Congo: Rebels say government forces attack
GOMA, Congo (AP) — The Congolese army has attacked M23 rebel positions, ending a two-month ceasefire, charged the rebel spokesman.
Ten civilians were killed when government forces fired on the rebel base in Kitagoma, in eastern Congo, near the border with Uganda, said M23 political branch spokesman Bertrand Bisimwa Saturday. He said the attack was on Friday.
"Our forces did not fight back and only protected themselves," said Bisimwa. "The M23 considers this provocation as a violation of the ongoing ceasefire and grants itself the right to respond and push back the threat as far as possible to protect the civilian population."
The Congolese army denied the attack.
"Kitagoma is under M23 control and far into their territory, it is impossible for us to go there. It is the M23 that has massacred civilians and is blaming us for it," said Col. Olivier Hamuli, spokesman for the Congolese army in North Kivu province.
The M23 is a rebel group made of former Congolese army officers who defected in April. They say they rebelled because the government failed to comply with a peace agreement signed in March 2009. The M23 controls a small part of North Kivu province, 30 kilometers (18 miles) north of Goma, the provincial capital.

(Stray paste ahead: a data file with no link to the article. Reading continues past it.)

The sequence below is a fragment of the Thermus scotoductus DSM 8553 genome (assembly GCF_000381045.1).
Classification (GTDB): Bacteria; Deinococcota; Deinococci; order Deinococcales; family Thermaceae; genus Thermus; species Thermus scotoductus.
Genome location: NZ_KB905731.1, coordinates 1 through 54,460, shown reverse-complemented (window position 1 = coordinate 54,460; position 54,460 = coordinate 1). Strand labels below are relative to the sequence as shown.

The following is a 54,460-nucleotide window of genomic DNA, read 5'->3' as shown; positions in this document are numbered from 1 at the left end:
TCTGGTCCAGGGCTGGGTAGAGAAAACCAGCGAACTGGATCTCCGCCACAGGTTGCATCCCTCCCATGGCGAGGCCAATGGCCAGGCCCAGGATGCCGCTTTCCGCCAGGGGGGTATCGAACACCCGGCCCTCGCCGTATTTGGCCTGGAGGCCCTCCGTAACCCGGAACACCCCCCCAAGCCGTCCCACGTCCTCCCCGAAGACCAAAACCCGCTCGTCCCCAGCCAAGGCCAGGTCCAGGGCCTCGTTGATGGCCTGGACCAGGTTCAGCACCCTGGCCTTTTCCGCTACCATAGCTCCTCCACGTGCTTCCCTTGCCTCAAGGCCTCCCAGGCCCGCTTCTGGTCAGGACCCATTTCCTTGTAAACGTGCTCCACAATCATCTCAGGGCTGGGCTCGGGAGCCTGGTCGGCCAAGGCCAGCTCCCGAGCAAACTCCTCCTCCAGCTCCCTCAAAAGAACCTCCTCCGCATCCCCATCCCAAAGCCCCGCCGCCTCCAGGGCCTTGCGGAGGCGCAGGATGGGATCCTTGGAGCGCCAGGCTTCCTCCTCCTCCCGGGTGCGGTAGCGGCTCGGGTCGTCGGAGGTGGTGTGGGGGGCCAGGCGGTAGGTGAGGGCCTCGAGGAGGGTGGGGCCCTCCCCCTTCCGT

Rwanda and Uganda have been accused by United Nations experts of supporting the rebels. A ceasefire was observed by the Congolese army and the M23 for two months as talks were held in Kampala between neighboring countries to try to find a diplomatic solution.
The M23 have been calling for direct negotiations with the Congolese government but President Joseph Kabila's government has so far refused to meet with the rebels.
"This is not a new situation for us, the government's will to start the war again has been visible since the day it refused to dialogue in Kampala. We spent 103 days in Kampala waiting for a direct dialogue with the Kinshasa government," said rebel spokesman Bisimwa.
Tension has been mounting in the past weeks as troops on both sides have sparked skirmishes along the edges of the rebel territory.
Troop movements have been visible on the road between Goma and Rutshuru, the rebel heaquarters, but both sides deny wanting to resume fighting.
"If the government wants to resume the war, we will fight back," said Col. Vianney Kazarama, of the M23 military branch, echoing the words of his Congolese army counterpart.